I was feeling confident that rates would go up at the end of June, with a dual-purpose rush to close the quarter on a high note and boost retail inventories before July 4th. In fact, spot market rates did rise in the week ending June 30th — but, to my surprise, they rose again in the first week of July.
There are two possible explanations: (1) The midweek holiday put pressure on shippers to get freight out the door on Monday and Tuesday, so they were willing to pay a little extra; (2) Some shippers were unable to move all their freight in time for the quarter close on Saturday June 30th, and the excess went out at the previous week’s higher rate.
Either way, the uptick did not affect reefers, which declined slightly after a 19-week upward trend. Temperature-sensitive cargo moves tend to coincide more with produce harvests and pre-holiday retail needs than with fiscal quarters.
VAN rates increased 1% in top markets, as a national average.
– Philadelphia was “most improved” with a 3.1% increase to $1.46, in a back haul market. Columbus, up 2.7% to $1.69, and Los Angeles, up 2.4% to $2.10, also showed significant growth.
– Memphis is down 1.1% for the week, but rates were up 5.9% for the month and at $2.20 per mile, they are still the highest for a major market. Rates from Charlotte were unchanged at $2.06.
– Hell freezes over! A lane from Denver is this week’s “most improved” at $1.45, up 13%, partly due to southbound beer shipments. I kid you not. Philadelphia to Atlanta gained 15% to $1.28 while the northbound lane from Atlanta to Philly was up 6.8% to $2.67 per mile, for an attractive round trip. Charlotte to Philadelphia also improved 4.7%, to $3.38 per mile.
– Trending downward, the lane from Columbus to Philly slipped 8.5% to $2.49 per mile, and out west, Stockton to Portland OR slid 5.6% off its recent high to $2.87 per mile.
FLATBED gained 2.2% for the week — up 4.9% for the month — in major markets, an unexpectedly strong result for a holiday.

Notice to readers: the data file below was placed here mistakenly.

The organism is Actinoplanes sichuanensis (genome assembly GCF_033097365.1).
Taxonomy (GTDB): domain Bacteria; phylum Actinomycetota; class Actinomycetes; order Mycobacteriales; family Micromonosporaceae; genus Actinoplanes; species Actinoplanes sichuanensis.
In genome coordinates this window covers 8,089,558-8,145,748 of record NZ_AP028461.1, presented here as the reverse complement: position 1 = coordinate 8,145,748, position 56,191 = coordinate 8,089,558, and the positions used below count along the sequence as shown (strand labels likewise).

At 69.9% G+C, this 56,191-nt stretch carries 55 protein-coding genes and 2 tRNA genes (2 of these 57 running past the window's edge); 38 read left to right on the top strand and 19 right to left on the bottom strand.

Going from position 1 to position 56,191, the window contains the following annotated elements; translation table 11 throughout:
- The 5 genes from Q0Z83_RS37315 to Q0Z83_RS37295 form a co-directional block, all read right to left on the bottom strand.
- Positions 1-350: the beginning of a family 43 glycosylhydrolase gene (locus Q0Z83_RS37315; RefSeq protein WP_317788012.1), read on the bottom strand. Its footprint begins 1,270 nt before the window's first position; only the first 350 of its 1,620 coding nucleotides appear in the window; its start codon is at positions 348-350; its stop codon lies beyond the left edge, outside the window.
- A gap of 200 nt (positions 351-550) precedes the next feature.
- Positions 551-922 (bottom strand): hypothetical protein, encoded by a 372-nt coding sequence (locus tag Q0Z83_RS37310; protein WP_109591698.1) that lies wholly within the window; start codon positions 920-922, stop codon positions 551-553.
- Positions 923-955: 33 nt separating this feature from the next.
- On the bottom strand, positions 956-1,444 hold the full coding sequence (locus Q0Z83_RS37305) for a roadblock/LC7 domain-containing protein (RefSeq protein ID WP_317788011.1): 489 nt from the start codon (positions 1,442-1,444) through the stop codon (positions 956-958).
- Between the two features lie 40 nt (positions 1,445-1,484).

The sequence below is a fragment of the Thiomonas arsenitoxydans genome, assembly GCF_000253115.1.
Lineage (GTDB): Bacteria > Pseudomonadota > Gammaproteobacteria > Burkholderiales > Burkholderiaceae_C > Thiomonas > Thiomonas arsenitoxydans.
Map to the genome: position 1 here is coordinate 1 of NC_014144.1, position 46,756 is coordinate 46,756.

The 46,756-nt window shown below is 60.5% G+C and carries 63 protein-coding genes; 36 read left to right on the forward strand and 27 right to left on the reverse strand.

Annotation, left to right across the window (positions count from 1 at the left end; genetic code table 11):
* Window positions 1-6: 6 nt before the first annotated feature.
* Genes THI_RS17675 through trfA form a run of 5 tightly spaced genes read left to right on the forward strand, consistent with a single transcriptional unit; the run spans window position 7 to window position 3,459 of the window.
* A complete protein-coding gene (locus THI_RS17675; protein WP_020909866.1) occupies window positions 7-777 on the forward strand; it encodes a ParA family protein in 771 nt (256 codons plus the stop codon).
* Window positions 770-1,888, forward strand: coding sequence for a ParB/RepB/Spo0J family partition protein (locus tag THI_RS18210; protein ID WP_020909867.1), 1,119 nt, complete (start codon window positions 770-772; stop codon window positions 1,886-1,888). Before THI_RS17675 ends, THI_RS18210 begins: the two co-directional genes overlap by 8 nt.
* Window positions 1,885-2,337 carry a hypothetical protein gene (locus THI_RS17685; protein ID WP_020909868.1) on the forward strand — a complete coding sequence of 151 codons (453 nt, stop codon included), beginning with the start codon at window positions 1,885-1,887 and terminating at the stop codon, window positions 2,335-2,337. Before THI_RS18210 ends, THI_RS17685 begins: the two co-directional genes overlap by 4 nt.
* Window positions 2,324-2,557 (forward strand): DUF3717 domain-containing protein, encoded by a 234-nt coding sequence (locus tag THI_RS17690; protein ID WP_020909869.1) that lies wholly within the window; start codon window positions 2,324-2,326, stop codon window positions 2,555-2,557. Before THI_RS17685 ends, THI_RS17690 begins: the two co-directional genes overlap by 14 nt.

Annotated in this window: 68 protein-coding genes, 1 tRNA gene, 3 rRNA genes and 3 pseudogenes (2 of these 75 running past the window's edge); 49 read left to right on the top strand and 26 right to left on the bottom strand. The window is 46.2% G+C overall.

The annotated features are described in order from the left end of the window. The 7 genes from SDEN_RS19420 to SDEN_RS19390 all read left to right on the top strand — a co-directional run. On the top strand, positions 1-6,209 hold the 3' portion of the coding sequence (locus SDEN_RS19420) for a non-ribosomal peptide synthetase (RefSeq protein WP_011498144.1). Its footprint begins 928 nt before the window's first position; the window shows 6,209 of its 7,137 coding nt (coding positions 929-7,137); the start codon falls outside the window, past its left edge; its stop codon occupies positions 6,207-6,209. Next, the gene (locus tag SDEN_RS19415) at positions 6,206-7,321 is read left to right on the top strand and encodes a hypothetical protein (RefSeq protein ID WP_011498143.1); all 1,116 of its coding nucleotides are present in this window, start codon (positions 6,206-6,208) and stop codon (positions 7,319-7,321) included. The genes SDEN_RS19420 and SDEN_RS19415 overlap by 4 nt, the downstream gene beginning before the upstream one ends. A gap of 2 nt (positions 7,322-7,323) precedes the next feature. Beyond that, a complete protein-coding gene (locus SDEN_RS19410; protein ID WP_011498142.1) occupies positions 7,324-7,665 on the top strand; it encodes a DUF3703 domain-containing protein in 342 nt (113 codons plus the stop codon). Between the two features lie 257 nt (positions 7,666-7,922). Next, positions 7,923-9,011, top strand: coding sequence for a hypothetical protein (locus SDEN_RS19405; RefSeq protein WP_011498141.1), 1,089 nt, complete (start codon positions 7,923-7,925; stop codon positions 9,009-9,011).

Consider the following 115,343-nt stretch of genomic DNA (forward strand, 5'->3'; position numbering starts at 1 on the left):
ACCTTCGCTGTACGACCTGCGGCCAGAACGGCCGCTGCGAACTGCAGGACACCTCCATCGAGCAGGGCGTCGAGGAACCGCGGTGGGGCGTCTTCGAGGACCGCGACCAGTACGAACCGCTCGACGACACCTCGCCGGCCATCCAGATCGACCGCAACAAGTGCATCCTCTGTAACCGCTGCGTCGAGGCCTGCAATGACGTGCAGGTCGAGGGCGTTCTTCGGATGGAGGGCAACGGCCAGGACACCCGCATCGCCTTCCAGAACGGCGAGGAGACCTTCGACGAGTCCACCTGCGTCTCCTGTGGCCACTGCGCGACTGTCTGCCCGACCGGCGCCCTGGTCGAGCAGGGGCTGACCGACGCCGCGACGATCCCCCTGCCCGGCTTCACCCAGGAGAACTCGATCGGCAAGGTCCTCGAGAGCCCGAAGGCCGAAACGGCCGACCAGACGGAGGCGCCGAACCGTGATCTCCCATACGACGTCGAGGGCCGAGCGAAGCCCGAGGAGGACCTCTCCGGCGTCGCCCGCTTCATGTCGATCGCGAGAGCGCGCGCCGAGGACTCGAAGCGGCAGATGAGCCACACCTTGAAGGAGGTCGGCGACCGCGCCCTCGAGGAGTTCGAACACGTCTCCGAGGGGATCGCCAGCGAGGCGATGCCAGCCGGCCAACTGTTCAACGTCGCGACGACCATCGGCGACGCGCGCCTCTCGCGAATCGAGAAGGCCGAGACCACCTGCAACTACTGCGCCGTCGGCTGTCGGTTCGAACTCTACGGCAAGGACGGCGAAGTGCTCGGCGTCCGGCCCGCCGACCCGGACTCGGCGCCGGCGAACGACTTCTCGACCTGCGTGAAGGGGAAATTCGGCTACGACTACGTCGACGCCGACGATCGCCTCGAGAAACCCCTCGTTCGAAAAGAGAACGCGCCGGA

– Highest long-haul rates came from Memphis, at an average of $2.79; the short-haul leader was Savannah, which rose 8.0% to $2.78 per mile. Cleveland jumped 7.9%, Atlanta rose 6.7%, and Houston was up 5.8%.
– Declining markets included Baltimore, down 6.4% for the week, but up 2.2% for the month. Both Jacksonville FL, down 4.6% for the week, and Fort Worth, down 2.1%, declined for the month, as well.
– Flatbeds were getting more than $3.00 per mile on high-volume lanes in every region: Phoenix to El Paso in the Southwest spiked by more than a dollar to $3.45 per mile, while in the Southeast, flatbeds got $3.15 for hauls from Atlanta to Nashville. South Central saw a $3.10 rates from Houston to New Orleans, and up North, the lane from Cleveland to Harrisburg PA rose 23% to $3.24 per mile.
REEFER rates were down a penny nationwide, as noted above, but a surge of freight from Southern California (Ontario) came close to offsetting declines from Fresno and Lakeland FL. Overall volume was up but drought in the Upper Midwest is hurting multiple markets, including those in Michigan and Wisconsin.
– Several markets gained 2% on their average outbound rates, however, including Ontario CA (up 2.2% to $2.61 per mile), Phoenix (up 1.8% to $2.71) and Twin Falls ID (up 1.7% to $1.80.) Salt Lake City reefer rates rose 10% to $1.40, but it’s a small market so it didn’t affect national trends.
– On the down side, rates slid 6.5% to $1.51 from Lakeland, where harvest season has passed its peak, Fresno rates lost 2.5% to $2.41, and nearby Sacramento stayed fairly steady at $2.88.
– Sacramento to Salt Lake City rose $0.62 (23%) to $3.27, because California trucks needed an extra incentive to venture out of state during the holiday week. Atlanta to Lakeland rose 9.8% to $3.03, as Lakeland’s status as a reloading point continues to weaken.
– Lakeland to Brooklyn NY slid 18% to $2.11 per mile, and Fresno to Joliet dropped 17%, also landing at $2.11. Sacramento to Los Angeles was a popular lane during the holiday week, driving prices down 13% to $2.02 per mile including fuel.